Caitlin Burge (QMUL) - 2020-21 Students
Letters, Networks of Power and the Fall of Thomas Cromwell, 1524-1547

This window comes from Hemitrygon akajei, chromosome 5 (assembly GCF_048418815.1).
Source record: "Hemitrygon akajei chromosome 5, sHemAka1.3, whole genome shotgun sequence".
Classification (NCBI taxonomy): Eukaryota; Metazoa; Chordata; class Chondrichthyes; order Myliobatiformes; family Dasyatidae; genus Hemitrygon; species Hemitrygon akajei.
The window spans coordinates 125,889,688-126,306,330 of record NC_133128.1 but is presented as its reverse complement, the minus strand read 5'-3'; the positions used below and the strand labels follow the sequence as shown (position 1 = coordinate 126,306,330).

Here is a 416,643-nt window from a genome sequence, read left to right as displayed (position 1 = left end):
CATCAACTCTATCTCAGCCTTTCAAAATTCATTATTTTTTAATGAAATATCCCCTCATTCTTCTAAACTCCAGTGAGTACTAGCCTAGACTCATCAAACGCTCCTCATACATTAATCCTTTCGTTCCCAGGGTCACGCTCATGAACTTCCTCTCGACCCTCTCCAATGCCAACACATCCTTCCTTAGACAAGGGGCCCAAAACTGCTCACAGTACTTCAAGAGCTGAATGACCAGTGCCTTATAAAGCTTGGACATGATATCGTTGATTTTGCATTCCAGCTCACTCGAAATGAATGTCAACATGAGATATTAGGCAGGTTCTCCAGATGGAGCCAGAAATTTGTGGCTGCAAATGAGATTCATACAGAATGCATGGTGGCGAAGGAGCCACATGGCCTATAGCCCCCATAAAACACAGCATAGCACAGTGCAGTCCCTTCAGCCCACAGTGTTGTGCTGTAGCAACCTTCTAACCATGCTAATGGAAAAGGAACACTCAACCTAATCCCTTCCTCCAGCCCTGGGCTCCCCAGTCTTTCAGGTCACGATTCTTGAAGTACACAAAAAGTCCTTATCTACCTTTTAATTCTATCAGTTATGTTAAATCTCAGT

My research considers Thomas Cromwell’s fall from power, acting as a case study through which the role of letters as a social and political tool and questions about influence surrounding Henry VIII can be explored. Focusing on letters in the State Papers archives from 1524-1547, my projects offers letters as fundamental connections in networks of power, using these documents alongside key theories and quantitative measures developed in the field of network science and social network analysis to reconstruct the local and international web of contacts that Cromwell maintained to propel his career and maintain his administrative supremacy. These computational measures allow a means to adjust the framework through which we consider power and influence at the Tudor court. Considering these measurements in the context of early modern epistolary theories and contemporary conceptions of control, this PhD establishes letters as an instrumental and carefully managed political medium which can evidence both subtle and significant changes in power structures. In applying these methodologies to Cromwell’s fall from power, this project demonstrates the advantages of applying network analysis to a focused case study, and offers new understandings of the impact networks of power had on the fall of Henry’s ‘most faithful servant.